Creating assistive technologies that work seamlessly with all computing systems has been a daunting task where these technologies struggle to keep pace with an ever evolving set of systems. This task becomes even more complex when you factor in the dynamic nature of the internet and it’s hundreds of millions of content creators. To fully appreciate the complex nature of creating accessible systems, it is important to see how we got to this point.
From The Terminal to a Window
Think back to the days of text-based operating systems such as DOS. With those systems, characters were written to a screen and a cursor maintained a pointer reference to a position in the the screen’s output buffer. Assistive technologies had only to look at this buffer to understand and manipulate the outputs. Words could be read, fonts could be magnified, and user driven inputs were minimal.
This all changed with the advent of graphical user interfaces like Windows. Information was no longer delivered to a text-based screen output buffer. Information was now represented as pictures drawn on the screen. Buttons, drop downs, and toolbars now dominated the computer’s visual output. These new interfaces were often built from complex object libraries and interpreting these interfaces from any system other than the primary operating system was extremely difficult. Combine this with the prominence of a new interactive input device, the mouse, and it is quite easy to see the challenges that exist for creating effective assistive technologies.
In the 1990s, assistive technologies had a difficult time keeping up with these new dynamic interfaces. As more and more visual computing systems were being introduced, assistive technologies had the difficult task of interpreting the meaning behind visual object calls, a challenging process that was wrought with error. Inevitably, during this time, assistive technologies were always one step behind emerging technology. Only after new technology was released could any attempt to interpret information begin.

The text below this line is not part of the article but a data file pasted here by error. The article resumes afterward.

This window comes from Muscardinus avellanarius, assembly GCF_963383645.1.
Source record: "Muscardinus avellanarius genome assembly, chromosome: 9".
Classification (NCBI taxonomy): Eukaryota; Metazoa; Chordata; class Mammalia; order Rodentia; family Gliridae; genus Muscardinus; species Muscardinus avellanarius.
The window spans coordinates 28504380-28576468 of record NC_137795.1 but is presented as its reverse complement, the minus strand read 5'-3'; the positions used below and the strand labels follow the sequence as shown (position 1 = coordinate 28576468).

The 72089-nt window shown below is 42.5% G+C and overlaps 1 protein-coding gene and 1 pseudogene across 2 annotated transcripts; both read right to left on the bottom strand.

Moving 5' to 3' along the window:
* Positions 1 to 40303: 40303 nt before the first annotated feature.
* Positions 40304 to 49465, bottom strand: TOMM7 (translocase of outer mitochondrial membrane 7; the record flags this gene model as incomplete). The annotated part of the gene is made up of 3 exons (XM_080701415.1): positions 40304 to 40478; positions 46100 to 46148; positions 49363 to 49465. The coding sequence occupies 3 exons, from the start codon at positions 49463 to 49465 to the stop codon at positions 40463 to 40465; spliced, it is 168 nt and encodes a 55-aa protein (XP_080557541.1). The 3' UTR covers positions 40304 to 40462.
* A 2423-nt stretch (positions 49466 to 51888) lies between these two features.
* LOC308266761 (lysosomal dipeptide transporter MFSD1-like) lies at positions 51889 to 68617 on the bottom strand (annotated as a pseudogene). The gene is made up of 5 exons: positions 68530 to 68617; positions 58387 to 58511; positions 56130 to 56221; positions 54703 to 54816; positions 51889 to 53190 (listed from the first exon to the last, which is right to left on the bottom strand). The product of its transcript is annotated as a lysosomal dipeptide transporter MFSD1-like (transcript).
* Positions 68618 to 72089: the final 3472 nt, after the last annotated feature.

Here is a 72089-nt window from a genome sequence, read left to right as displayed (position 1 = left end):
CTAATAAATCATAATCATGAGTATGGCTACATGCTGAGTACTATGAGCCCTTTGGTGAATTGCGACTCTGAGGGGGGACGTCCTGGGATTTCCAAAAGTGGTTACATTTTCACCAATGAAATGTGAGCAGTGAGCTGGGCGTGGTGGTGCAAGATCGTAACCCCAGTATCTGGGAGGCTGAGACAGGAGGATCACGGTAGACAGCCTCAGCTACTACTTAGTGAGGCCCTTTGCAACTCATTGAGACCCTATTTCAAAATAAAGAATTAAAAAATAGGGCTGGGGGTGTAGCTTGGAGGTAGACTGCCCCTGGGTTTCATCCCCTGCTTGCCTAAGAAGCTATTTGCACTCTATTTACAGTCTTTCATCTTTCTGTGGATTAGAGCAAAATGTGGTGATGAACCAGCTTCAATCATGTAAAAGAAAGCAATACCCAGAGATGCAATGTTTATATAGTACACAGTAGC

Enter The Accessibility API
By the turn of the Century, to assist accessibility engineers, operating systems were beginning to introduce accessibility API’s. These API’s allowed content creators and operating systems to explicitly pass the necessary information, required for interpretation, directly to the assistive technology. While different operating systems implement different API structures, generally any accessibility API provides the following information about an object:
- State (Is the object active, disabled, hidden, focused?)
Role (What is the purpose of this object? – is it a selector, button, a header?)
Even better, assistive technology engineers no longer had to wait for technology to be released before attempting to interpret the meaning of objects. Now, they could query the accessibility API and receive standards-based responses to those queries, and all new content could be interpreted using this standard.